Internship field report, Matt Ericson @ National Association of Housing and Redevelopment Officials, Washington, DC

July 2, 2015

Matt Ericson (MPP '16) offers this field report from Washington, DC. Ericson is working with the National Association of Housing and Redevelopment Officials.

Just what is the National Association of Housing and Redevelopment Officials (NAHRO)? 

Pictured: Matt Ericson (right) enjoying a Washington National's baseball game with fellow MPP '16 Rasheed Malik (left).

Formed in 1933, with more than 22,500 agency and individual members, it’s the oldest and largest organization in the United States serving the agencies and officials that produce and operate affordable housing and work in the area of community development. In all, NAHRO's members provide affordable housing for more than 7.9 million low-income people, and bring in more than $1.5 billion in Community Development Block Grant and HOME funding. 

How does NAHRO support that work? 

Through its education and advocacy programs, NAHRO works to help members maximize their capacity to provide affordable dwellings to the nation’s low- and moderate-income families. Staff members here have a sincere passion for informing member organizations about current legislative matters.

So it’s a lobbying organization? 

No, NAHRO is a 501(c)3. One of NAHRO’s main objectives is to create an operating environment that gives NAHRO members access to the tools and resources they need to serve their communities. To that end, NAHRO works to inform policymakers in Washington about the potential impacts of various policy proposals, as well as keeping its membership informed about policy making decisions.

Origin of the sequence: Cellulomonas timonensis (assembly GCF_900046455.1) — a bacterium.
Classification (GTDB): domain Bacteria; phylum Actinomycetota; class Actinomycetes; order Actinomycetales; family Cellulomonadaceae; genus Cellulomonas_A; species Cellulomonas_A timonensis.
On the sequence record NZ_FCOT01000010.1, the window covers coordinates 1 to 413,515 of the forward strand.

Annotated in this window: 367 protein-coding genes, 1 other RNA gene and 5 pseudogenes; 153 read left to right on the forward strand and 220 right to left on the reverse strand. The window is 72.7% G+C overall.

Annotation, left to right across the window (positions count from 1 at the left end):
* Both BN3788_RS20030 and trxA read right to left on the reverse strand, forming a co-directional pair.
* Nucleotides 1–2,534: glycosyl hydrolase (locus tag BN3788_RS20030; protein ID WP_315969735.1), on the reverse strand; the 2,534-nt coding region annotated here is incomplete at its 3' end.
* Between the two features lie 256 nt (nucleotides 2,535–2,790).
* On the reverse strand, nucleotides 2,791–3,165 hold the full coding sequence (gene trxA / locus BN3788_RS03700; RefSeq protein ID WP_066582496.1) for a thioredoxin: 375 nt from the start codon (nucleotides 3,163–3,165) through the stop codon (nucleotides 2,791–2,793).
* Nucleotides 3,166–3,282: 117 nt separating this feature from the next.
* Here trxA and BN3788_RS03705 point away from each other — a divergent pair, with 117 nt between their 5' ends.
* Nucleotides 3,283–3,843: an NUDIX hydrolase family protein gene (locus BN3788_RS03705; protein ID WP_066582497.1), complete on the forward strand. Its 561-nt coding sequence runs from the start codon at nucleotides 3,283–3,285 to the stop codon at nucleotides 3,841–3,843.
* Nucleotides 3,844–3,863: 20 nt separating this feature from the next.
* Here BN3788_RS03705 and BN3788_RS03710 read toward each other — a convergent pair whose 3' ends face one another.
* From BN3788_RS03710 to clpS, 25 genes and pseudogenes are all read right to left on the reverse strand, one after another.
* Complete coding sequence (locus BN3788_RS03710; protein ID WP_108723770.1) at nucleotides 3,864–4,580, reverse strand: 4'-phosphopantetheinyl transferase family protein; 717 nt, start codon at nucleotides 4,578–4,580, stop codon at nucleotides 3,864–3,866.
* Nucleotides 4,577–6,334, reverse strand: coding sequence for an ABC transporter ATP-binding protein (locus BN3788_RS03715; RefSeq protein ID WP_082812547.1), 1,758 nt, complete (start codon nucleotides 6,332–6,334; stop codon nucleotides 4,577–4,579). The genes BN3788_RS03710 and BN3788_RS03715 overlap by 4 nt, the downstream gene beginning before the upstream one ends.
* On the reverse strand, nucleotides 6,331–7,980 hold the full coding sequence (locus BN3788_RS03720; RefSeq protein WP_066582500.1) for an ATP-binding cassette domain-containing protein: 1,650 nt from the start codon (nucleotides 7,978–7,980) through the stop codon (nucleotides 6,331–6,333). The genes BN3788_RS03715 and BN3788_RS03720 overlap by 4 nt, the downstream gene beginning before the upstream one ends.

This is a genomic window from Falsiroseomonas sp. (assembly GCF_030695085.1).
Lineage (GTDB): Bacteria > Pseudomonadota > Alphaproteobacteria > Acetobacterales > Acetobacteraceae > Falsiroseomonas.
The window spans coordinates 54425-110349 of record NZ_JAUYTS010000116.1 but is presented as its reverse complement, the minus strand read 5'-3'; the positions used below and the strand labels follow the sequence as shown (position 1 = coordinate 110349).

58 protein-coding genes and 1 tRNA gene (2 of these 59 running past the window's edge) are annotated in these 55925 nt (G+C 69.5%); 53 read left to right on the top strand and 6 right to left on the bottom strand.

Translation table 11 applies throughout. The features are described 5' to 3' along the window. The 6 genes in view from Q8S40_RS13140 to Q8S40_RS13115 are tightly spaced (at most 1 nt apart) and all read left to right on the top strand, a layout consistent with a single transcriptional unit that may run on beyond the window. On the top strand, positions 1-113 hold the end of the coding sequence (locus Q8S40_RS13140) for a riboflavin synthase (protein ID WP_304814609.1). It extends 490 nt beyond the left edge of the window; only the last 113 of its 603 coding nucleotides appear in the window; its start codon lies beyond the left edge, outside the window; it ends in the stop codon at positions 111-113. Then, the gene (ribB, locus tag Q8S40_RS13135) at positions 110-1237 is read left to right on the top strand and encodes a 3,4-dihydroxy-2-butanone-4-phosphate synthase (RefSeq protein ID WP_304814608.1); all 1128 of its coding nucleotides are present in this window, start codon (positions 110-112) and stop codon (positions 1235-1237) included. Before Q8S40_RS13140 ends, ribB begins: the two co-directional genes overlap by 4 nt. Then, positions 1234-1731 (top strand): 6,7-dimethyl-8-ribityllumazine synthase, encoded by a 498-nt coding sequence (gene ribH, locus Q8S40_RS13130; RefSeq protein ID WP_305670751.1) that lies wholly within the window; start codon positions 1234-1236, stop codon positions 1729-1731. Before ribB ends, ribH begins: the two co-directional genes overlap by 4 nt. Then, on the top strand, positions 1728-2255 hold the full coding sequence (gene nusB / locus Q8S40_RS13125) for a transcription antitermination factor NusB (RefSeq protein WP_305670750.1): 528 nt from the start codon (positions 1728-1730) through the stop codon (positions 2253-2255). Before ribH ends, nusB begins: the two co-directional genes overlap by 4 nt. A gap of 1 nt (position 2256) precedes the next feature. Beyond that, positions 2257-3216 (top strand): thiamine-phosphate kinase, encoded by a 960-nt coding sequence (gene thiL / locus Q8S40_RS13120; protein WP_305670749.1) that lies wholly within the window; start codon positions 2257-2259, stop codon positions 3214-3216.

What are you doing to help?

I’m working on a variety of projects at NAHRO, ranging from publishing bi-weekly articles on the organization's website and in its newsletter (which reaches more than 22,000 members) to analyzing policies, conducting research, and attending hearings on the Hill.

Most notably, though, I’m assisting in the development of a new partnership between NAHRO and Parents as Teachers (PAT), a worldwide leader in the delivery of evidence-based home-visiting and parent engagement tools. PAT’s work has been demonstrated to improve school readiness, literacy, health, and the development of young children. Advancing these practices in public housing units will greatly increase the likelihood of academic success for children living in these low-income communities. I am heavily involved in the facilitation and strategy for this effort, as I drafted the memorandum of understanding for the partnership and sat down with the CEO of NAHRO and PAT last week to formalize a plan. 

How's DC?

I love it here so far! A lot of my friends from undergrad are living in DC, so there are plenty of people to spend time with and a lot of fun things to do in the area. 

What’s the coolest thing you’ve done since you got there? 

My boss was actually able to set up a tour of the White House for me! I had only been inside once before to go bowling, but never had a chance to explore. Also, I found a roller hockey league that plays twice a week in front of the White House. I’ve been playing in that as much as I can. 

Why housing? What drew you to the policy area?

I have a lot of experience working with low-income citizens in Detroit and housing is a big issue there right now. This internship promised flexibility in the projects that I work on and exposure to the actual policymaking process. I could not be happier with my decision to accept the internship at NAHRO! My coworkers are all excellent people to work with. 

Professional aspirations? 

I would actually like to continue my education and pursue a career in academia. As of now, I believe that would be my best avenue to effect change in low-income communities. I have a few good ideas that could go a long way in a PhD program – and NAHRO has been very supportive of helping me in whatever way they can with my future goals! 

Think you’ll head back to DC after graduation? 

Maybe someday! DC really is a great place. Stay tuned : ) 

This internship was supported by the Neil Staebler Political Education Fund